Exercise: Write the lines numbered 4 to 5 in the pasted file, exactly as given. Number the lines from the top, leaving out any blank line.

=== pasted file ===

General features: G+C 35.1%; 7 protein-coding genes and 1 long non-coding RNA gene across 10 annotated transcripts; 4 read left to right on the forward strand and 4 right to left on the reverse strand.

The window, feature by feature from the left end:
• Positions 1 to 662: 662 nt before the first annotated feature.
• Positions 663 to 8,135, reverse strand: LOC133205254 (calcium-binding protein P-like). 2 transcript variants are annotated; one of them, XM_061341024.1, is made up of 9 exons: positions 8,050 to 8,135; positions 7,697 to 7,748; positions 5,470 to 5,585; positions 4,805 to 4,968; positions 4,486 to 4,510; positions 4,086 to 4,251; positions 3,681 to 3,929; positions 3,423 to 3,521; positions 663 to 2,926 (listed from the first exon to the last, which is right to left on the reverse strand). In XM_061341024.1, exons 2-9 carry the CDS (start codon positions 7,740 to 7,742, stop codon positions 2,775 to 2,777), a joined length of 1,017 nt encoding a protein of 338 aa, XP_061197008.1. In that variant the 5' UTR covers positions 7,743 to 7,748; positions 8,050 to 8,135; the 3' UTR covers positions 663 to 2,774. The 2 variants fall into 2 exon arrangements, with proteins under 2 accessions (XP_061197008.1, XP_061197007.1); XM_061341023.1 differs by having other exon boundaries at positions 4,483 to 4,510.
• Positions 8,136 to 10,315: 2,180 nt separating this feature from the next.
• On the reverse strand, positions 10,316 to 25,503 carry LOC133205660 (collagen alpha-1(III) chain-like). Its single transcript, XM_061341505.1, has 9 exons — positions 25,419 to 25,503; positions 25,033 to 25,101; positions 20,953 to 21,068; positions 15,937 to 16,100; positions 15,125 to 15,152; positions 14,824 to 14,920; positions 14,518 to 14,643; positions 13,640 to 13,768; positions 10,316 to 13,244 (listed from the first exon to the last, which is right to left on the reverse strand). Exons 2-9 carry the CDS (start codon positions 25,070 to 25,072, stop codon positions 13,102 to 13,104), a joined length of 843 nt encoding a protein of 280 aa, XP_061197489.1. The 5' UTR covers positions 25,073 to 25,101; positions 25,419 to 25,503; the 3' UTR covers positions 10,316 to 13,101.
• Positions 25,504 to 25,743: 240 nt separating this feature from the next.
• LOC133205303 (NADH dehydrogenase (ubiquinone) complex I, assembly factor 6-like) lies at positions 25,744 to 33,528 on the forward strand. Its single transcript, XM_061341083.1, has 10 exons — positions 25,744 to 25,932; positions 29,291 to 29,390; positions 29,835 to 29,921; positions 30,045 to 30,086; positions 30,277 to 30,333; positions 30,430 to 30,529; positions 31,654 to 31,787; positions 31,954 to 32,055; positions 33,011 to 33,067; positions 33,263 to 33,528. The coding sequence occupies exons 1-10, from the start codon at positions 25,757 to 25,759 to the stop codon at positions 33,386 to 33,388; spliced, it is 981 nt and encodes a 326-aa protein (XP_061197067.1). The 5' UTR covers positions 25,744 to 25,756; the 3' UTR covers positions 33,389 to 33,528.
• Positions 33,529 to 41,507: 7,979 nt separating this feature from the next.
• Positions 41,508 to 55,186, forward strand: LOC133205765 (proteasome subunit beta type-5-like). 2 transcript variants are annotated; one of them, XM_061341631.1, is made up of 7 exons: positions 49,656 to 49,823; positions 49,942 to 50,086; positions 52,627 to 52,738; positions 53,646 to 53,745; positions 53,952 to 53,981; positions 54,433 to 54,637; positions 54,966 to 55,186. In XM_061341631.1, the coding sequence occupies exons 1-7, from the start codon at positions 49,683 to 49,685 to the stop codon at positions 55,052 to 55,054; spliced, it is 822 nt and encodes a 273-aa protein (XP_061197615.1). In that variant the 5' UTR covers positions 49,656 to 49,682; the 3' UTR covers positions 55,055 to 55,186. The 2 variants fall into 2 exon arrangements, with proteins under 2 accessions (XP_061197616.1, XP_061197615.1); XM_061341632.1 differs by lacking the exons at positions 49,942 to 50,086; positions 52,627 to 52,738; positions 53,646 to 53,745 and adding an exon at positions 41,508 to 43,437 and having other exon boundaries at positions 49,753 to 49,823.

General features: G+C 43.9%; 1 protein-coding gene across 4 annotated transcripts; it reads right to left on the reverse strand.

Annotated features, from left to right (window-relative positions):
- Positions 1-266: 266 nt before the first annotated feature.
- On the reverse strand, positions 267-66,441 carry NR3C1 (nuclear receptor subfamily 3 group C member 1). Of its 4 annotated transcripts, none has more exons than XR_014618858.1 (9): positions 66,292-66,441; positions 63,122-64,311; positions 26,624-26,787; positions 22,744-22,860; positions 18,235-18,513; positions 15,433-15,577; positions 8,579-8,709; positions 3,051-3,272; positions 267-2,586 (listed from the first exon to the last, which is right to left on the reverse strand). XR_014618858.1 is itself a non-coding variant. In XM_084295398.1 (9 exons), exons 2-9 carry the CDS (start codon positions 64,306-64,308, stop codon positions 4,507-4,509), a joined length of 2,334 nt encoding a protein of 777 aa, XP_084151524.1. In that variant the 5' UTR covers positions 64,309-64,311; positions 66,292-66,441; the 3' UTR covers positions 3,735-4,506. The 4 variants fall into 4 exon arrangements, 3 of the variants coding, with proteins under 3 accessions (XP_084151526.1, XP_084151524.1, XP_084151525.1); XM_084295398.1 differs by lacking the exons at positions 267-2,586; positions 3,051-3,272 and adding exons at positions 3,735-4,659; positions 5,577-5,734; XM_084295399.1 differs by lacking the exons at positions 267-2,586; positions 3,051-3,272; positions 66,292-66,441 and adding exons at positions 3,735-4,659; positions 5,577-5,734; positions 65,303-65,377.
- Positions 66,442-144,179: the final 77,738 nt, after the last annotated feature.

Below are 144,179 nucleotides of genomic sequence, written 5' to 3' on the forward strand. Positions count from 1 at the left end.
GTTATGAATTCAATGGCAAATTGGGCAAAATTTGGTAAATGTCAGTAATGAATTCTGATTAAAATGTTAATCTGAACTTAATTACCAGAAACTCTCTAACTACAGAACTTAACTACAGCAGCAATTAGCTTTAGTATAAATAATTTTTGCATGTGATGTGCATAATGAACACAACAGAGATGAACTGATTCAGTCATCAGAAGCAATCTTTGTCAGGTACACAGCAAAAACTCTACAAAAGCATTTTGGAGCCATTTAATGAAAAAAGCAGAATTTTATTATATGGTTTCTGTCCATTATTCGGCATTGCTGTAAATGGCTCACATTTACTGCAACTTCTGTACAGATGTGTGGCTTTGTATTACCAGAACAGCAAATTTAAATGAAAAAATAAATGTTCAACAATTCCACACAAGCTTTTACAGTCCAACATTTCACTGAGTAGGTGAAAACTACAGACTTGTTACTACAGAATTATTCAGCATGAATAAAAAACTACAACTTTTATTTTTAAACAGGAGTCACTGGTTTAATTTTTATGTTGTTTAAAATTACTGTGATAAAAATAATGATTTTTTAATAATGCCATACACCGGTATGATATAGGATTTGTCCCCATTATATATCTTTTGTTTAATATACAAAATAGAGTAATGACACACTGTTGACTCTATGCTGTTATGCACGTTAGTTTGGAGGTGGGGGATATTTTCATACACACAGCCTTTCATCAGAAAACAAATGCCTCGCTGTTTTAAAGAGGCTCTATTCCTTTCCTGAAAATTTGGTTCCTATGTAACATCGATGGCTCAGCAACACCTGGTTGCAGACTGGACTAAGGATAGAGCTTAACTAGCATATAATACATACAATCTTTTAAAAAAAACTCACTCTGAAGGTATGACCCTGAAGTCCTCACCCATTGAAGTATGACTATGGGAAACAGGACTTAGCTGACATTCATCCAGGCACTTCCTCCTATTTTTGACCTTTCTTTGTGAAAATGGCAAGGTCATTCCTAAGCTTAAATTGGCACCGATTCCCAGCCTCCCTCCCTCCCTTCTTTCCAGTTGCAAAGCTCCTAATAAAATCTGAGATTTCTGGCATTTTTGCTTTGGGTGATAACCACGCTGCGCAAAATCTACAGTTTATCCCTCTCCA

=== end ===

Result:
• Positions 663 to 8,135, reverse strand: LOC133205254 (calcium-binding protein P-like). 2 transcript variants are annotated; one of them, XM_061341024.1, is made up of 9 exons: positions 8,050 to 8,135; positions 7,697 to 7,748; positions 5,470 to 5,585; positions 4,805 to 4,968; positions 4,486 to 4,510; positions 4,086 to 4,251; positions 3,681 to 3,929; positions 3,423 to 3,521; positions 663 to 2,926 (listed from the first exon to the last, which is right to left on the reverse strand). In XM_061341024.1, exons 2-9 carry the CDS (start codon positions 7,740 to 7,742, stop codon positions 2,775 to 2,777), a joined length of 1,017 nt encoding a protein of 338 aa, XP_061197008.1. In that variant the 5' UTR covers positions 7,743 to 7,748; positions 8,050 to 8,135; the 3' UTR covers positions 663 to 2,774. The 2 variants fall into 2 exon arrangements, with proteins under 2 accessions (XP_061197008.1, XP_061197007.1); XM_061341023.1 differs by having other exon boundaries at positions 4,483 to 4,510.
• Positions 8,136 to 10,315: 2,180 nt separating this feature from the next.